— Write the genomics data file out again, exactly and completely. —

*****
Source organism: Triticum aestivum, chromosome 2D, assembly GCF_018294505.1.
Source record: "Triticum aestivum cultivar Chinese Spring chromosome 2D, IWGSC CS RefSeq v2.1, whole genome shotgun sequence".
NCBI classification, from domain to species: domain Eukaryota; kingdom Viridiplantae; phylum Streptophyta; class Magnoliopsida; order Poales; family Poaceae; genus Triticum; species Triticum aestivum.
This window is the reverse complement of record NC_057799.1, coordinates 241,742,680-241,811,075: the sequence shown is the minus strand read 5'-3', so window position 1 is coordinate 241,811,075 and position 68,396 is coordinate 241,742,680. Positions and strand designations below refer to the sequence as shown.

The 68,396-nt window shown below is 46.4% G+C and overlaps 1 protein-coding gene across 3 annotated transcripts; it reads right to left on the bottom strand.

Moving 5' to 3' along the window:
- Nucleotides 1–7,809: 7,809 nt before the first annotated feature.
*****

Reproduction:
Source organism: Triticum aestivum, chromosome 2D, assembly GCF_018294505.1.
Source record: "Triticum aestivum cultivar Chinese Spring chromosome 2D, IWGSC CS RefSeq v2.1, whole genome shotgun sequence".
NCBI classification, from domain to species: domain Eukaryota; kingdom Viridiplantae; phylum Streptophyta; class Magnoliopsida; order Poales; family Poaceae; genus Triticum; species Triticum aestivum.
This window is the reverse complement of record NC_057799.1, coordinates 241,742,680-241,811,075: the sequence shown is the minus strand read 5'-3', so window position 1 is coordinate 241,811,075 and position 68,396 is coordinate 241,742,680. Positions and strand designations below refer to the sequence as shown.

The 68,396-nt window shown below is 46.4% G+C and overlaps 1 protein-coding gene across 3 annotated transcripts; it reads right to left on the bottom strand.

Moving 5' to 3' along the window:
- Nucleotides 1–7,809: 7,809 nt before the first annotated feature.